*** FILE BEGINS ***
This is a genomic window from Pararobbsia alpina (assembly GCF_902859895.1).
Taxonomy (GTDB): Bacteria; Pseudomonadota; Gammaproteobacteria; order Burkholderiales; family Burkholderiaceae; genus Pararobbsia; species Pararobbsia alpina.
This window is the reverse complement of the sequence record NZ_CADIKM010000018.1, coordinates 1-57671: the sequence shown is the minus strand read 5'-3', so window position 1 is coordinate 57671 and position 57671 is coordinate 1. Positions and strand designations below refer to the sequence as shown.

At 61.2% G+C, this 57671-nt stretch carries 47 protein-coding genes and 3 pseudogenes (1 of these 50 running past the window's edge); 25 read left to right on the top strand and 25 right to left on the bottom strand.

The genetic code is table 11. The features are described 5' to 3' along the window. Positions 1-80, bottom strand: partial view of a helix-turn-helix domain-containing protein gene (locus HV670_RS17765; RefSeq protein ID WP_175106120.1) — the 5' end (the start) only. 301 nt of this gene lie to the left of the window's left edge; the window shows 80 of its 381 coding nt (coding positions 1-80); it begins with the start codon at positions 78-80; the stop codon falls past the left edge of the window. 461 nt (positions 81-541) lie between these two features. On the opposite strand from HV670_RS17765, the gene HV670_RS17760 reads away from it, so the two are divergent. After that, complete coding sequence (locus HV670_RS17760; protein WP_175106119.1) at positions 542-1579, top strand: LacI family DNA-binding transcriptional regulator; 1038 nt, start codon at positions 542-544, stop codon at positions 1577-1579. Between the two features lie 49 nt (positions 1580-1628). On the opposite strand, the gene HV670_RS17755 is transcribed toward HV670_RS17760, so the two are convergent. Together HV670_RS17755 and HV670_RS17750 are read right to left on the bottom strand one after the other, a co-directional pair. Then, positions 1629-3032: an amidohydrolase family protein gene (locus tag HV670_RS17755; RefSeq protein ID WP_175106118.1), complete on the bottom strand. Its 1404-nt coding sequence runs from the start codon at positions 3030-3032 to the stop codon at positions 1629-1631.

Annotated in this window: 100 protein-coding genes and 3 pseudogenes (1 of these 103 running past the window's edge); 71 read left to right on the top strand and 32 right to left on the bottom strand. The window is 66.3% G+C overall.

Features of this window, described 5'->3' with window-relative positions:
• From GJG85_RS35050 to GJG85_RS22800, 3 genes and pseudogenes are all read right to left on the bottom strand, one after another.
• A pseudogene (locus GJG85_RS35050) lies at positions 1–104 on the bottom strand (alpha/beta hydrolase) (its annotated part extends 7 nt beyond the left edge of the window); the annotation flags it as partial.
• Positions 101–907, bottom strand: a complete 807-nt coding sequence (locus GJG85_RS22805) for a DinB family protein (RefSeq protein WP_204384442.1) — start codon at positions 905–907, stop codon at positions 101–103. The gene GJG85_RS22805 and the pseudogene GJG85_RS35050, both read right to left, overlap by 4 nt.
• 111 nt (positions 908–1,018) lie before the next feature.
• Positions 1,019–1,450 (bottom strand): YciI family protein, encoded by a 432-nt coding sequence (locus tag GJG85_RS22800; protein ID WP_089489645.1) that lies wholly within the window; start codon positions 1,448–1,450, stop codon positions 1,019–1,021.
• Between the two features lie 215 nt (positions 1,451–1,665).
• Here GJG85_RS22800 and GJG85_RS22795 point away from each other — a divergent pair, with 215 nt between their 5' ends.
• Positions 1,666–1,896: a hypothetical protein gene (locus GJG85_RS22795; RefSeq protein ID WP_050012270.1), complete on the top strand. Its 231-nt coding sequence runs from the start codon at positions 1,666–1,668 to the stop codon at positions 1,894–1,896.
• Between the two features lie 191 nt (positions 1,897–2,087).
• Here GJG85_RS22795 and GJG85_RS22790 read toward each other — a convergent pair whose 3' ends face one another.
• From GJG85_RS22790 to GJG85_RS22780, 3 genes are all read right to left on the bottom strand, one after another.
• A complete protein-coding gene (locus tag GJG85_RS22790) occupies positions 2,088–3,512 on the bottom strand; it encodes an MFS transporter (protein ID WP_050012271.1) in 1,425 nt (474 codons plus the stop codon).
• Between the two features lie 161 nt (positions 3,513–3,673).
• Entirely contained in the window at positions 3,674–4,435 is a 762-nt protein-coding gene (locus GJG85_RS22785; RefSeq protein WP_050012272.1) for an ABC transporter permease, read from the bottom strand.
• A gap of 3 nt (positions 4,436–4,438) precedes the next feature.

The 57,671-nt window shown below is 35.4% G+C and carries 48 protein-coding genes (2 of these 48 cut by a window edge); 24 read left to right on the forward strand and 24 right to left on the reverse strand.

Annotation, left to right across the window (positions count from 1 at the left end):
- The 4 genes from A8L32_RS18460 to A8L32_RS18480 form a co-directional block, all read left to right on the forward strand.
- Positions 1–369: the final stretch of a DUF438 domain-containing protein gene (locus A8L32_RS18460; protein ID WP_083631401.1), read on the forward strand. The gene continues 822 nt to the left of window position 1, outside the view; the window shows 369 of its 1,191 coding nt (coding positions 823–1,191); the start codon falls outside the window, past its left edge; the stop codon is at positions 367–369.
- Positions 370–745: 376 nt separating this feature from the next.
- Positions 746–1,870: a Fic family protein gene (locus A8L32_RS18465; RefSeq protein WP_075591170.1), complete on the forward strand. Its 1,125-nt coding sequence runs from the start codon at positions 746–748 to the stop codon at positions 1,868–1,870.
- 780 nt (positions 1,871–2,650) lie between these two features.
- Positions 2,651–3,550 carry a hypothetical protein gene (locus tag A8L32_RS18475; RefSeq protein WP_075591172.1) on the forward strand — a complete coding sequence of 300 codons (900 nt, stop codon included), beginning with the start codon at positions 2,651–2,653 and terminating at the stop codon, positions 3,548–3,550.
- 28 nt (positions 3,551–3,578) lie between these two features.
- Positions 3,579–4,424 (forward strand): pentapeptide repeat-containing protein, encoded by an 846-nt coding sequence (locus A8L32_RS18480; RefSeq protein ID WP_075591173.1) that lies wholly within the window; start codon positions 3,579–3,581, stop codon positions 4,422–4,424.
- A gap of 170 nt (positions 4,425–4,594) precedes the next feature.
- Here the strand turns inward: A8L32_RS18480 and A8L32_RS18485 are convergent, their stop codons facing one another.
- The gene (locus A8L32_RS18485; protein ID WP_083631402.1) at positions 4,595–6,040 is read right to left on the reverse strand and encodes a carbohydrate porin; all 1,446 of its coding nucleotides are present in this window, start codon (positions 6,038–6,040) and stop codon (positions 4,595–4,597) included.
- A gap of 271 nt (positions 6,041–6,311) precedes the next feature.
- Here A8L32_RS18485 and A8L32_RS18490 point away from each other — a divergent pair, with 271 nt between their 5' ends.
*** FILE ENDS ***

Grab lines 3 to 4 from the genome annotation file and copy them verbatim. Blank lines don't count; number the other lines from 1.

This window is the reverse complement of the sequence record NZ_CADIKM010000018.1, coordinates 1-57671: the sequence shown is the minus strand read 5'-3', so window position 1 is coordinate 57671 and position 57671 is coordinate 1. Positions and strand designations below refer to the sequence as shown.

At 61.2% G+C, this 57671-nt stretch carries 47 protein-coding genes and 3 pseudogenes (1 of these 50 running past the window's edge); 25 read left to right on the top strand and 25 right to left on the bottom strand.